She says, "What's your name?"

"Johnny Virgil," I tell her.

"Virgil...." she says thoughtfully, flipping through a box of index cards.

She looks up. "What letter does that start with?" she asks quizzically.

I blink.

No. Really?

Yes, really.

"Uh, V. It starts with V," I reply.

I have to think more quickly when I'm in that place. Next time, just to mess with her, I'm going to say, "It actually starts with a P, but the P is silent."

This is the future of america, right here.


Meat cube of love

For a while, it seemed like all the fast food places were on a health kick. Even McDonald’s had a low fat menu. Leave it to Wendy’s to buck the trend. Lately I've been seeing an ad for this new burger they’re selling, the Classic Triple, a.k.a. the “Beefasaurus Rex.” Truly, a beef lover's delight.

The underpinings of this monstrosity consist of a solid, 3-inch-high cube of beef.

I actually laughed out loud the first time I saw the commercial. I can’t even imagine ordering one of these heart stoppers, let alone actually eating one. Given how much cheap ground beef shrinks up when you cook it, each of those frozen patties has to start out about the size of Stephen King's last hard cover.

The weirdest thing -- to me, at least -- is the way they chose to build it. It’s not like they start off with a patty of meat, then a layer of lettuce, then another patty, then pickles…then meat, then tomatoes.....no way. That's too much work. Instead, they start this thing with three solid back-to-back slabs of meat, stacked up like the rolls on the back of a fat dude’s neck. Everything else is piled on top, like the afterthought that it actually is. This thing is All About The Meat, baby.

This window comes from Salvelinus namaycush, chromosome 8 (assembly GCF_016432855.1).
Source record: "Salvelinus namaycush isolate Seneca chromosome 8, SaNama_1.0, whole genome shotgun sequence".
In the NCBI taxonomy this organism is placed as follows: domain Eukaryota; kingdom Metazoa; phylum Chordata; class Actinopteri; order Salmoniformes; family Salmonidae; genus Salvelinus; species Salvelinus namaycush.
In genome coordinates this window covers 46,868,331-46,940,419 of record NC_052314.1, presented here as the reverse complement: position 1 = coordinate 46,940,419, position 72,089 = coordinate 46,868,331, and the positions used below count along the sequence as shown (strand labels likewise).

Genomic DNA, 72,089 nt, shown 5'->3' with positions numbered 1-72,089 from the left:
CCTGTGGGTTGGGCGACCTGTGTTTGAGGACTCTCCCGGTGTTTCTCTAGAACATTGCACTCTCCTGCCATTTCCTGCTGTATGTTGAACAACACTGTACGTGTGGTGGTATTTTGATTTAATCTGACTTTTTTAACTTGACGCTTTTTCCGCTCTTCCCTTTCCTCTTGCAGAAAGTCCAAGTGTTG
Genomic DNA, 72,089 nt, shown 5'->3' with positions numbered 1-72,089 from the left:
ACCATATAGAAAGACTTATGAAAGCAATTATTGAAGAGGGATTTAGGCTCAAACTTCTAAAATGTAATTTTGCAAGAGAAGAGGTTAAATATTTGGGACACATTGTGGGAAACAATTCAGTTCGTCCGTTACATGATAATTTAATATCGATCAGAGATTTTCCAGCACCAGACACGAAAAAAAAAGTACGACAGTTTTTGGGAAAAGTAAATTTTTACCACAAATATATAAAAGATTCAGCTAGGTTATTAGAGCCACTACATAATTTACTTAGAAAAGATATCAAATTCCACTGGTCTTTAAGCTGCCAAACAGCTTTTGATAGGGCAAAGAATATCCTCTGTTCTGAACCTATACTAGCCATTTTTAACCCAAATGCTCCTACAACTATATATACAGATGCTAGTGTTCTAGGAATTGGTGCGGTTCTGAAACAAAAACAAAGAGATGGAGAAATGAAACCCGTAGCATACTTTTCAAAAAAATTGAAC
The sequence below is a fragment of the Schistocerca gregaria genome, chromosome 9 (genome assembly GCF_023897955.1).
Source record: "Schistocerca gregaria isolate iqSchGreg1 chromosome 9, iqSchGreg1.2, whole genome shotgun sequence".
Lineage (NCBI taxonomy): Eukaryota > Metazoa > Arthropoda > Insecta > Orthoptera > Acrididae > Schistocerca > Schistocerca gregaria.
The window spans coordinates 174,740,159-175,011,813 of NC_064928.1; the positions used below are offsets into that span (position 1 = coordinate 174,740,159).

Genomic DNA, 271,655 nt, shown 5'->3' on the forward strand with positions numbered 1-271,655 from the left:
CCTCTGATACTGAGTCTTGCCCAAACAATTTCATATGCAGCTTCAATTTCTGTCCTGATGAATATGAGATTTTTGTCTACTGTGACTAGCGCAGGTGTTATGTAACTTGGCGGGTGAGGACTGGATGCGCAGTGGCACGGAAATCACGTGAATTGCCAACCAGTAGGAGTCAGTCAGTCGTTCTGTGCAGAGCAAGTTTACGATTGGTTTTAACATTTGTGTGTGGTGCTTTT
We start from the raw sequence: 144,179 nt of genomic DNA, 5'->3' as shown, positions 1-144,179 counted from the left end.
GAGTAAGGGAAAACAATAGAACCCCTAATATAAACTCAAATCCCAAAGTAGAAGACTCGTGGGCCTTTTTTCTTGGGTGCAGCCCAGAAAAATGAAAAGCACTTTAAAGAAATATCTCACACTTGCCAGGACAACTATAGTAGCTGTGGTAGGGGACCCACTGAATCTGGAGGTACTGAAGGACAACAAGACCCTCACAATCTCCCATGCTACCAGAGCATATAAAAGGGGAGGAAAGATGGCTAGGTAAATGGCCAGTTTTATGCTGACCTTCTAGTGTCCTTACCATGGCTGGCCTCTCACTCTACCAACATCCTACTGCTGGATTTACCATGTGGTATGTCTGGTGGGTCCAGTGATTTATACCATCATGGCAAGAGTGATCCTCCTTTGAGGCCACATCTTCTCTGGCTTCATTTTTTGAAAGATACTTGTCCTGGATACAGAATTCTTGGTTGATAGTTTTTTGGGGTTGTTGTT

At first I was wondering about the three-patty thing, but then I figured it out. I think it actually has to be three separate patties by necessity, because if it were a single slab, it would still be raw and cold in the center when the outside was charred to a crisp. Given the quality of their beef to begin with, that's a sure recipe for a cozy night in the shitter. I might have to try one, just to say I did, but….I'm probably not that brave. That’s just too much meat for a normal human to digest. Even one like me who eats at superhuman speed.